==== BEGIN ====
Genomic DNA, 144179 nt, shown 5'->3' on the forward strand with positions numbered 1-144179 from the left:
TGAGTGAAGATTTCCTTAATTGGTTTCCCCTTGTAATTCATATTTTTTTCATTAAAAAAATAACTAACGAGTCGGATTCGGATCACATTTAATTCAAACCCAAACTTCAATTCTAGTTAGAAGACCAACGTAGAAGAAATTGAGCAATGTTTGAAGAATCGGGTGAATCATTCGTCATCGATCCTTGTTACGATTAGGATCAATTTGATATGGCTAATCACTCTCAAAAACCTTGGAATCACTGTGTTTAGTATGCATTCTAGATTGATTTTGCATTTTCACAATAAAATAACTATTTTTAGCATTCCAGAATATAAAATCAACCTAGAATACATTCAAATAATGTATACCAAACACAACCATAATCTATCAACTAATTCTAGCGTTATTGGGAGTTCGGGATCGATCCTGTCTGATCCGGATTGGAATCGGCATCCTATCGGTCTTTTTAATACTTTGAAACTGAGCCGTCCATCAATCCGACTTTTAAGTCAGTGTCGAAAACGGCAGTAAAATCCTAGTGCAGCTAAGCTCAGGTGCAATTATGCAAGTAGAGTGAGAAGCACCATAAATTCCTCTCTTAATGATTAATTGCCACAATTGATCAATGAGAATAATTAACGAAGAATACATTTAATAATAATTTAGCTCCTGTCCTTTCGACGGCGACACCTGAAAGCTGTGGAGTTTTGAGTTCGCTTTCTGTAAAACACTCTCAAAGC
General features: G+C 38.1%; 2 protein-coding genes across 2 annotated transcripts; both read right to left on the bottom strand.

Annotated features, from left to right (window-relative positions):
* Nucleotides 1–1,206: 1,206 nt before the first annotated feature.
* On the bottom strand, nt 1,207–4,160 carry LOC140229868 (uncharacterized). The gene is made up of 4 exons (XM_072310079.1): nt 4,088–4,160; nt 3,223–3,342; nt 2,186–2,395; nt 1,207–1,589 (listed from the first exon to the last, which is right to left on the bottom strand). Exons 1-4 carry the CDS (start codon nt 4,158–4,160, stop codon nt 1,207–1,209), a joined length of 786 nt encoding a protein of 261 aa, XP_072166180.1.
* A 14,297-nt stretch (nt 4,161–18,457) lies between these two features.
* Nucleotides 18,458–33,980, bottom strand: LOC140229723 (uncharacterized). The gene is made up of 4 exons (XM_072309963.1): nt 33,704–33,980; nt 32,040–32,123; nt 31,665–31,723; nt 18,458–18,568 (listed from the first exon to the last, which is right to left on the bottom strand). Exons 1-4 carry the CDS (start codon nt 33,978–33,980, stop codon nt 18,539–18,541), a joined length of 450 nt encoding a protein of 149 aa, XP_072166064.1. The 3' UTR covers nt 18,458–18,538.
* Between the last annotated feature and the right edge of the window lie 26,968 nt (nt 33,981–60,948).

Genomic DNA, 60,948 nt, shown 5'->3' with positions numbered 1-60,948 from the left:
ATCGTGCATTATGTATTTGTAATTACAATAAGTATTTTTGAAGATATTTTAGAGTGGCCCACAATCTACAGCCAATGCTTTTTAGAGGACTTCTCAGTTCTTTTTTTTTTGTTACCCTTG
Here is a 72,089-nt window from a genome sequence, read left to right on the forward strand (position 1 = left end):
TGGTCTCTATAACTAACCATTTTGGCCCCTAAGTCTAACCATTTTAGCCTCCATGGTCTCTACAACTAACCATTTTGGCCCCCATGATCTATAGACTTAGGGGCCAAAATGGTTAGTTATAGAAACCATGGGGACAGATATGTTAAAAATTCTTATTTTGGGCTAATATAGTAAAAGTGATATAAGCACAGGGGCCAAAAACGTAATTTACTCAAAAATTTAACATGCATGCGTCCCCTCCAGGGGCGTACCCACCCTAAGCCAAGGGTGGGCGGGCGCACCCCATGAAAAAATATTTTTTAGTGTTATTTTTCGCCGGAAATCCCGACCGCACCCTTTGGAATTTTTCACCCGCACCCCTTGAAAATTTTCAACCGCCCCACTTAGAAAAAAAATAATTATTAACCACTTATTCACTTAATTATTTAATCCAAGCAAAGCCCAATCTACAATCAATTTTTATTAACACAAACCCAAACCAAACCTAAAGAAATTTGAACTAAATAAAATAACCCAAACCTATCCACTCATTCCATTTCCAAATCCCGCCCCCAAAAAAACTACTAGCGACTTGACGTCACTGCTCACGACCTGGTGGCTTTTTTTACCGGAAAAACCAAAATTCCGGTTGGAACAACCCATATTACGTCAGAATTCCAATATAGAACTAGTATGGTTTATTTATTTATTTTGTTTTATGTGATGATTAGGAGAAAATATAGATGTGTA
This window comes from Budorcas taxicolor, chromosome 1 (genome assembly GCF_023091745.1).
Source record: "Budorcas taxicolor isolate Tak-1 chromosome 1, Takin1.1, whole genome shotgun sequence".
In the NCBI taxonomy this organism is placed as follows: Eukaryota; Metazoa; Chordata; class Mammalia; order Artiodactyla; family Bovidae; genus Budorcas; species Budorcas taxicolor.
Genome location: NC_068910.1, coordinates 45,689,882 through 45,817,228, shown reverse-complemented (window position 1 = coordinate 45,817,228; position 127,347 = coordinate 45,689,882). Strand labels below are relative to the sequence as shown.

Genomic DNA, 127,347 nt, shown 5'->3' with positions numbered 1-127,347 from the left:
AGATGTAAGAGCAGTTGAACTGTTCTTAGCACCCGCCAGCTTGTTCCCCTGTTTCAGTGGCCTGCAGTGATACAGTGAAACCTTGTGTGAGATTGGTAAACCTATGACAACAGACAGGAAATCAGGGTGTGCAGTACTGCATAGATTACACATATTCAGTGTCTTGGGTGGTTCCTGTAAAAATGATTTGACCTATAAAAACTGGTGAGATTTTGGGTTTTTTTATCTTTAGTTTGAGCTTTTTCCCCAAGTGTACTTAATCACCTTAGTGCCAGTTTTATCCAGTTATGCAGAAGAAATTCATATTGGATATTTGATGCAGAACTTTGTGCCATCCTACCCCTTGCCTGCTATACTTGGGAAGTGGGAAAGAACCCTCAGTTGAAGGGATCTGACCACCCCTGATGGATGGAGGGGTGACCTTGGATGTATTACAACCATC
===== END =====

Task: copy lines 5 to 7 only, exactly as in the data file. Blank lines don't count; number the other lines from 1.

* Nucleotides 1–1,206: 1,206 nt before the first annotated feature.
* On the bottom strand, nt 1,207–4,160 carry LOC140229868 (uncharacterized). The gene is made up of 4 exons (XM_072310079.1): nt 4,088–4,160; nt 3,223–3,342; nt 2,186–2,395; nt 1,207–1,589 (listed from the first exon to the last, which is right to left on the bottom strand). Exons 1-4 carry the CDS (start codon nt 4,158–4,160, stop codon nt 1,207–1,209), a joined length of 786 nt encoding a protein of 261 aa, XP_072166180.1.
* A 14,297-nt stretch (nt 4,161–18,457) lies between these two features.